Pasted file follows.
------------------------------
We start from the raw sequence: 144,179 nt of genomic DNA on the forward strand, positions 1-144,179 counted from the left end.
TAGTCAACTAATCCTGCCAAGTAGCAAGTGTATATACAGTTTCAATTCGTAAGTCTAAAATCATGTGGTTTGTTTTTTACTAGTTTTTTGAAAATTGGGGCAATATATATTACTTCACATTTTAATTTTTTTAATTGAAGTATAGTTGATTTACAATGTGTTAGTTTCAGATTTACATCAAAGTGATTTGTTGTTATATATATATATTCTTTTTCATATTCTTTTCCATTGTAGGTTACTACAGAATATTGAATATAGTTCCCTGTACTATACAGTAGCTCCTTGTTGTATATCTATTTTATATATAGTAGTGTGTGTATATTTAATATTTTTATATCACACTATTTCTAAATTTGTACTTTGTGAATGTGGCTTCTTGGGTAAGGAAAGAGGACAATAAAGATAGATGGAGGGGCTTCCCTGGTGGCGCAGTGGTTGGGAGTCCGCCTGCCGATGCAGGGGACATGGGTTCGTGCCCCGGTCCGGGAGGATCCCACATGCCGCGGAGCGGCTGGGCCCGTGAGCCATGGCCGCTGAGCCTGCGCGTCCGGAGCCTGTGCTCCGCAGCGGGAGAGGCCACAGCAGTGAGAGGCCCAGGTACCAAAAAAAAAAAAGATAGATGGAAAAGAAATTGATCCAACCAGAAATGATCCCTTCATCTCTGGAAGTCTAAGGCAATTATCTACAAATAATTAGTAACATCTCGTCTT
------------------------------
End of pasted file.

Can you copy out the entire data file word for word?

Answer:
We start from the raw sequence: 144,179 nt of genomic DNA on the forward strand, positions 1-144,179 counted from the left end.
TAGTCAACTAATCCTGCCAAGTAGCAAGTGTATATACAGTTTCAATTCGTAAGTCTAAAATCATGTGGTTTGTTTTTTACTAGTTTTTTGAAAATTGGGGCAATATATATTACTTCACATTTTAATTTTTTTAATTGAAGTATAGTTGATTTACAATGTGTTAGTTTCAGATTTACATCAAAGTGATTTGTTGTTATATATATATATTCTTTTTCATATTCTTTTCCATTGTAGGTTACTACAGAATATTGAATATAGTTCCCTGTACTATACAGTAGCTCCTTGTTGTATATCTATTTTATATATAGTAGTGTGTGTATATTTAATATTTTTATATCACACTATTTCTAAATTTGTACTTTGTGAATGTGGCTTCTTGGGTAAGGAAAGAGGACAATAAAGATAGATGGAGGGGCTTCCCTGGTGGCGCAGTGGTTGGGAGTCCGCCTGCCGATGCAGGGGACATGGGTTCGTGCCCCGGTCCGGGAGGATCCCACATGCCGCGGAGCGGCTGGGCCCGTGAGCCATGGCCGCTGAGCCTGCGCGTCCGGAGCCTGTGCTCCGCAGCGGGAGAGGCCACAGCAGTGAGAGGCCCAGGTACCAAAAAAAAAAAAGATAGATGGAAAAGAAATTGATCCAACCAGAAATGATCCCTTCATCTCTGGAAGTCTAAGGCAATTATCTACAAATAATTAGTAACATCTCGTCTT